The researchers, led by Golda Ginsburg at the University of Connecticut, worked with 136 families where at least one parent had an anxiety disorder and one child, aged 6 to 13 years old, did not...

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Breaking the anxiety cycle

Science Daily  

2015-09-25

Each of these parents sought help because they struggle with anxiety, and want to prevent their children from suffering the same way. Children of anxious parents are at increased risk for developing the disorder. Yet that does not need to be the case, according to new research by UConn Health psychiatrist Golda Ginsburg...

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Event Appearances (3)

Examining the Relative Importance of Parental Attachment, Anxiety and Anxiety-Promoting Parenting Behaviors as Predictors of Child Anxiety Severity

Anxiety Disorders of America (ADAA) Annual Conference  Arlington, VA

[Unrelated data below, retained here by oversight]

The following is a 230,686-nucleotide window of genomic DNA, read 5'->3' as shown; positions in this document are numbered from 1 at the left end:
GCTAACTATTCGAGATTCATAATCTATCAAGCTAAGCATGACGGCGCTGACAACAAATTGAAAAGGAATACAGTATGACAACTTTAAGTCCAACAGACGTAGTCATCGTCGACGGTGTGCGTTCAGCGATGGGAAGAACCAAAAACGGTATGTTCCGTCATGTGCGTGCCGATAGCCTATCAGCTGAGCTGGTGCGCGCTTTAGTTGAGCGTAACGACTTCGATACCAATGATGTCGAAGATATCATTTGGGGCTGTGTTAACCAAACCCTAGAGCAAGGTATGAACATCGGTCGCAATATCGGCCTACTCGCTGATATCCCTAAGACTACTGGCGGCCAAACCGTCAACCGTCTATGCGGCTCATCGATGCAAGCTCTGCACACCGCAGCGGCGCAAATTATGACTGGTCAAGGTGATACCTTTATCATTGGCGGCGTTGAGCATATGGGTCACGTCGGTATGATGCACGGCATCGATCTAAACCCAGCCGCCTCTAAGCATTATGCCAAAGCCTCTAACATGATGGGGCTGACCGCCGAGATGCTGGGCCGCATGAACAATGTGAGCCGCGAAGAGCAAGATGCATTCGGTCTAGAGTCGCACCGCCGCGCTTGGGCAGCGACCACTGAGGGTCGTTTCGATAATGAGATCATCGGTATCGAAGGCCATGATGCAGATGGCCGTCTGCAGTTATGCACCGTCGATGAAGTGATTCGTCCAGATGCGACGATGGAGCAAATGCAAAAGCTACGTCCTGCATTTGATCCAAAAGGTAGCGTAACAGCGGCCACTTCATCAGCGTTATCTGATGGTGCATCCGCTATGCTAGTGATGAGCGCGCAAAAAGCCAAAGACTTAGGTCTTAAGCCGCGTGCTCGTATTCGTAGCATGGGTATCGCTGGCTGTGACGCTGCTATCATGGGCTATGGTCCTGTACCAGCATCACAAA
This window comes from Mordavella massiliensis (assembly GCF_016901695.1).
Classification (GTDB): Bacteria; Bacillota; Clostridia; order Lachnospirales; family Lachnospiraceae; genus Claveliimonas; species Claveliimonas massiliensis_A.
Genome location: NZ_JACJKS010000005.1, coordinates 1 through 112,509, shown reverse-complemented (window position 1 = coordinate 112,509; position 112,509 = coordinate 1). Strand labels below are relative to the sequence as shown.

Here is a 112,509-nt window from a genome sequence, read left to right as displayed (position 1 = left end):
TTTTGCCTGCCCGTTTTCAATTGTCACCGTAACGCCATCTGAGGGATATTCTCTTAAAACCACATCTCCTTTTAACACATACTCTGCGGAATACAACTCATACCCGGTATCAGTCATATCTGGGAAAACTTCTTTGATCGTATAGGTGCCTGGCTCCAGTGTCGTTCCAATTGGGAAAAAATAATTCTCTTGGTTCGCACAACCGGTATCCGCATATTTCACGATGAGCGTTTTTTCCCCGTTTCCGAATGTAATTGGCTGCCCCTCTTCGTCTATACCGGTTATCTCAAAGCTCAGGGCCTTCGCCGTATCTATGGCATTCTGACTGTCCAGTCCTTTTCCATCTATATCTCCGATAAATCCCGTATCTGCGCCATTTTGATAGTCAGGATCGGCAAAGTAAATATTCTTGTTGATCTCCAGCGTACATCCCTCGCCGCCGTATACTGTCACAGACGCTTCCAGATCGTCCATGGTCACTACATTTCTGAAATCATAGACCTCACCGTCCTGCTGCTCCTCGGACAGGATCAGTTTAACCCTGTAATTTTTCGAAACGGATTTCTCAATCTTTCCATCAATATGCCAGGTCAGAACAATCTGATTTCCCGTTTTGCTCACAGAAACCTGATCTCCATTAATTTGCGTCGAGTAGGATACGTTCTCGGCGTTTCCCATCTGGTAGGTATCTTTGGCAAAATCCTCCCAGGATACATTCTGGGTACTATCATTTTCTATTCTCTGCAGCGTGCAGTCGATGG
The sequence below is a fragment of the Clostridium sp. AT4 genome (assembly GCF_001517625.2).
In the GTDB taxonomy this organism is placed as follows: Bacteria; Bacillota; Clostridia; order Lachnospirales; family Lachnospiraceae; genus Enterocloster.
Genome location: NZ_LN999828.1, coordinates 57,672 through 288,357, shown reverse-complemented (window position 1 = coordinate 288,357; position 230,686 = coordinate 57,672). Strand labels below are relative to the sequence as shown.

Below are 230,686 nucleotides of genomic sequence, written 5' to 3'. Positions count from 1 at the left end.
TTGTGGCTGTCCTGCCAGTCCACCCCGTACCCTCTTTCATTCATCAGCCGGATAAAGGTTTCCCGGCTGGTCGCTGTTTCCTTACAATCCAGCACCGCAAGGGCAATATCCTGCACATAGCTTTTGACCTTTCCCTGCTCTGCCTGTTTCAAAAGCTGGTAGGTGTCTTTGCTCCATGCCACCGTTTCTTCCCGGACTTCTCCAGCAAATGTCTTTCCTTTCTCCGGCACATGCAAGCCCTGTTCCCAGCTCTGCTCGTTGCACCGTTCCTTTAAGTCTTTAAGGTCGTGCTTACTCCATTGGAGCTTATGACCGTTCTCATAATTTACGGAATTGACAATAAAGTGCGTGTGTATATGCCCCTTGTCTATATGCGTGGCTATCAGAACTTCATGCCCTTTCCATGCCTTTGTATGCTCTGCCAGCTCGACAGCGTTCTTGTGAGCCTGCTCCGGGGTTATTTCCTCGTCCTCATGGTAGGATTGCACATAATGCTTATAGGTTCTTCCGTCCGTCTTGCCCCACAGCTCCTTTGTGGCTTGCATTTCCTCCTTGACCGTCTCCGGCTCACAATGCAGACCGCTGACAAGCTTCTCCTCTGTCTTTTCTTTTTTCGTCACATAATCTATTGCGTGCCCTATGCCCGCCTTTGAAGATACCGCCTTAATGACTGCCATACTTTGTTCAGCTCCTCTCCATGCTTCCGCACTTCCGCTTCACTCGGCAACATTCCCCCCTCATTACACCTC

2012-01-01

Comparing Anxious Mothers and Fathers on Parenting Behaviors and Family Variables

32nd Annual Anxiety Disorders Association of America Conference  Arlington, VA

2012-01-01

Expressed Emotion in Anxious Parents: Exploring Parent, Child, and Family Predictors

32nd Annual Anxiety Disorders Association of America Conference  Arlington, VA

2012-01-01

Articles (5)

Establishing Clinical Cutoffs for Response and Remission on the Screen for Child Anxiety Related Emotional Disorders (SCARED) Journal of the American Academy of Child & Adolescent Psychiatry

Nicole E Caporino, Dara Sakolsky, Douglas M Brodman, Joseph F McGuire, John Piacentini, Tara S Peris, Golda S Ginsburg, John T Walkup, Satish Iyengar, Philip C Kendall, Boris Birmaher

2017

To determine optimal percent reduction and raw score cutoffs on the parent- and child-report Screen for Child Anxiety Related Emotional Disorders (SCARED) for predicting treatment response and remission among youth with anxiety disorders.

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A School Nurse-Delivered Intervention for Anxious Children: An Open Trial School Mental Health

Michela A Muggeo, Catherine E Stewart, Kelly L Drake, Golda S Ginsburg

2017